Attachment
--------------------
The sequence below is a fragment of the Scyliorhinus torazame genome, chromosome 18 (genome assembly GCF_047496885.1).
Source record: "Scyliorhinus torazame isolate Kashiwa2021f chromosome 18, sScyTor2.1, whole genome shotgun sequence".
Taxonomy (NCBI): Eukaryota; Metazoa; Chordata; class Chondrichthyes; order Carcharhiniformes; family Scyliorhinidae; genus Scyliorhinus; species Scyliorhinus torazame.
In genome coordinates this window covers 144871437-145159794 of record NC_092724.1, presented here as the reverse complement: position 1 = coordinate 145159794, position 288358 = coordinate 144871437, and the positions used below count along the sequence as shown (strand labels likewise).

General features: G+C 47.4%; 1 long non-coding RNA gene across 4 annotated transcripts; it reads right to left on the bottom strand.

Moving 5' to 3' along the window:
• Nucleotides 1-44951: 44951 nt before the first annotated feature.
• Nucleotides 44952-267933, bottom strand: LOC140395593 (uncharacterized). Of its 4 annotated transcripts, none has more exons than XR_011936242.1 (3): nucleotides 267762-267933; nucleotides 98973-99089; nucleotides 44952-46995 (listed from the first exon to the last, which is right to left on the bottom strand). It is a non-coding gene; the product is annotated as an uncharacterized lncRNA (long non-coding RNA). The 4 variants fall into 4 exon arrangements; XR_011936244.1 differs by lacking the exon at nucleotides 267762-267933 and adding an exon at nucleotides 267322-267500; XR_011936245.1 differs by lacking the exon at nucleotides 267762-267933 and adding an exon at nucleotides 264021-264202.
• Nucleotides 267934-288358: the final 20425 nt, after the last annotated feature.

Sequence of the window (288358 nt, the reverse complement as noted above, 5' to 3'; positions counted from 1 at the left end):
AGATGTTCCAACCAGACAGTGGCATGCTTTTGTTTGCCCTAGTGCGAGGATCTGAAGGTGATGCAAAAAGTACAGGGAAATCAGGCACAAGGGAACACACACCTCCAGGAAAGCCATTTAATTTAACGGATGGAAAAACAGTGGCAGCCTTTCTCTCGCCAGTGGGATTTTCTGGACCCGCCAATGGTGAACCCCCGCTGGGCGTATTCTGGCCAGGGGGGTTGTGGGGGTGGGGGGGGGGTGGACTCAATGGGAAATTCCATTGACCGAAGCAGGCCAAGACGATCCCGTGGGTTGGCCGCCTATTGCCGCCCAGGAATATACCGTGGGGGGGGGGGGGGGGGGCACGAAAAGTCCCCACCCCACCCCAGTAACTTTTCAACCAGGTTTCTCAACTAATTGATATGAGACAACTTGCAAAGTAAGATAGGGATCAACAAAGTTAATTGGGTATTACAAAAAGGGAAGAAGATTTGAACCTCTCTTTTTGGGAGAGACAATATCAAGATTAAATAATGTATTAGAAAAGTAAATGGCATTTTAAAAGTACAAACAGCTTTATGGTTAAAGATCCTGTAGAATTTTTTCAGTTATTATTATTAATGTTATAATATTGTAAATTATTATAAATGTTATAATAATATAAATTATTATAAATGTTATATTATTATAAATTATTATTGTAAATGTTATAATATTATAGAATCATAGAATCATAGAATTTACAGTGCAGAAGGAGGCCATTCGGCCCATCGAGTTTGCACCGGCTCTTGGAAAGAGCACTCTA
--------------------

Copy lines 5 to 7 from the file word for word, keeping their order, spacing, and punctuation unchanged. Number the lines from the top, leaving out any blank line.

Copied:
General features: G+C 47.4%; 1 long non-coding RNA gene across 4 annotated transcripts; it reads right to left on the bottom strand.

Moving 5' to 3' along the window:
• Nucleotides 1-44951: 44951 nt before the first annotated feature.